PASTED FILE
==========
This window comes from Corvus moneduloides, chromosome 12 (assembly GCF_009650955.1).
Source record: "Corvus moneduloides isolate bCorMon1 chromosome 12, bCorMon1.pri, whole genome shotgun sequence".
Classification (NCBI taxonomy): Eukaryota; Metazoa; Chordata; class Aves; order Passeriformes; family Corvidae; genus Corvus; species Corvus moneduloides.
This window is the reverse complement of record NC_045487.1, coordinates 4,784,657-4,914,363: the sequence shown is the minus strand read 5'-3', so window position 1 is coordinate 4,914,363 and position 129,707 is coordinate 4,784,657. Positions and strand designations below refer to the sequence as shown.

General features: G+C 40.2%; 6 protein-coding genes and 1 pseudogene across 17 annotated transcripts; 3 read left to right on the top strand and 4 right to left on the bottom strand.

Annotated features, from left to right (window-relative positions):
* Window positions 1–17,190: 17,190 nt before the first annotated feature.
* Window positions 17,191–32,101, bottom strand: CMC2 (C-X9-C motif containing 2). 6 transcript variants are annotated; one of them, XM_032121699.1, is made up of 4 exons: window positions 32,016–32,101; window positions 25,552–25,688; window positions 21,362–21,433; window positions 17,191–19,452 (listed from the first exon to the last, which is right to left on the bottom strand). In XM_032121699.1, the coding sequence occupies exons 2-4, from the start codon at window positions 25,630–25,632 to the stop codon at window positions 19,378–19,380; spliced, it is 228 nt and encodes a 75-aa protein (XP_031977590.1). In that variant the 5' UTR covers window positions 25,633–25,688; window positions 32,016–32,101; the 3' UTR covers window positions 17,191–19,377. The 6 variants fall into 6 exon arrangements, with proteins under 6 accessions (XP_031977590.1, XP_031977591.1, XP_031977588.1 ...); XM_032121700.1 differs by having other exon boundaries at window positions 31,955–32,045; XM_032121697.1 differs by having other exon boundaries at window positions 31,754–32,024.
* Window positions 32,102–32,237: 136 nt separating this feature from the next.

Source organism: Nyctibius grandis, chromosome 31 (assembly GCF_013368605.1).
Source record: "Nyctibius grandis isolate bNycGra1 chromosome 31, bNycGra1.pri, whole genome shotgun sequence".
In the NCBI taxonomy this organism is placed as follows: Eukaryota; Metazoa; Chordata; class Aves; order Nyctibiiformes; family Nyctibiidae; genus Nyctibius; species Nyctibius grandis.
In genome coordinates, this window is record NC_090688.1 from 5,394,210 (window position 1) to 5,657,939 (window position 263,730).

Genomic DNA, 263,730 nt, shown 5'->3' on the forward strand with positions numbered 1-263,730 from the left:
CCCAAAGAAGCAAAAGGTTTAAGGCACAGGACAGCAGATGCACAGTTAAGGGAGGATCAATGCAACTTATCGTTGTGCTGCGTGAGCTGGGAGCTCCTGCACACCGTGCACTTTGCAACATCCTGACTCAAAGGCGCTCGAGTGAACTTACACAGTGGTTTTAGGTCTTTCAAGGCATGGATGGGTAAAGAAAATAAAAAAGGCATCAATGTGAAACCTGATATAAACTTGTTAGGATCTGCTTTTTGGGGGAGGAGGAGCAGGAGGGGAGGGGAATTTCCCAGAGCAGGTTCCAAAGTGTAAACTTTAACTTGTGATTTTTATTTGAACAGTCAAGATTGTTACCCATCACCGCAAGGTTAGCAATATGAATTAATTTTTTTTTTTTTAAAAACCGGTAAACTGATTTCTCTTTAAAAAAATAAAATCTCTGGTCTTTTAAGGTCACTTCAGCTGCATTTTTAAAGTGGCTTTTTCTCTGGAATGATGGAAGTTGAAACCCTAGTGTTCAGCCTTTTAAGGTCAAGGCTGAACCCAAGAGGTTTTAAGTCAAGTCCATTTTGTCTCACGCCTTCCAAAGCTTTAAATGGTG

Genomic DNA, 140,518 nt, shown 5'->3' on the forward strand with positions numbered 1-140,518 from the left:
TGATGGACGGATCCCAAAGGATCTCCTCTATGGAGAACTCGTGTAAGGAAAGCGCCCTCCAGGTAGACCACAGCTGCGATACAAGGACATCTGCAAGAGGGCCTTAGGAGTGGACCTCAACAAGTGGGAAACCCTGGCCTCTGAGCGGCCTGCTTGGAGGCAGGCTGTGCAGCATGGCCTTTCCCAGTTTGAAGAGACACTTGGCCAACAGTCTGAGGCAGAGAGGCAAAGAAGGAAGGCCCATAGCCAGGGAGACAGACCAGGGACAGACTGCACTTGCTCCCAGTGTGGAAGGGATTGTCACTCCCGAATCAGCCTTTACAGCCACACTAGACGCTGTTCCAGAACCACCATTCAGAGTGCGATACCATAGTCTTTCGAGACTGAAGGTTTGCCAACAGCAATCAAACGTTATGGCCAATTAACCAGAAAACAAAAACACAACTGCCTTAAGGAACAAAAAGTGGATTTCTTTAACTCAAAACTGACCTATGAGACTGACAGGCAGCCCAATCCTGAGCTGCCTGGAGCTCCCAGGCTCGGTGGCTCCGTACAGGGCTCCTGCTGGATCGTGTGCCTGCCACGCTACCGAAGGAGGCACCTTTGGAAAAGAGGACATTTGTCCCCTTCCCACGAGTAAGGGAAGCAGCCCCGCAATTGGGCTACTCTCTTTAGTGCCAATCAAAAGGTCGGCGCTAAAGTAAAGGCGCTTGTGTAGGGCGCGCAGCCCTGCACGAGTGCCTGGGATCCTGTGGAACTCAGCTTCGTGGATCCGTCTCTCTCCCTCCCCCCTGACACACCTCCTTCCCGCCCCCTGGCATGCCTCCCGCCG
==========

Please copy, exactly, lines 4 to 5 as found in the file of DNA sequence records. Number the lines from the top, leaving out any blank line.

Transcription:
This window is the reverse complement of record NC_045487.1, coordinates 4,784,657-4,914,363: the sequence shown is the minus strand read 5'-3', so window position 1 is coordinate 4,914,363 and position 129,707 is coordinate 4,784,657. Positions and strand designations below refer to the sequence as shown.

General features: G+C 40.2%; 6 protein-coding genes and 1 pseudogene across 17 annotated transcripts; 3 read left to right on the top strand and 4 right to left on the bottom strand.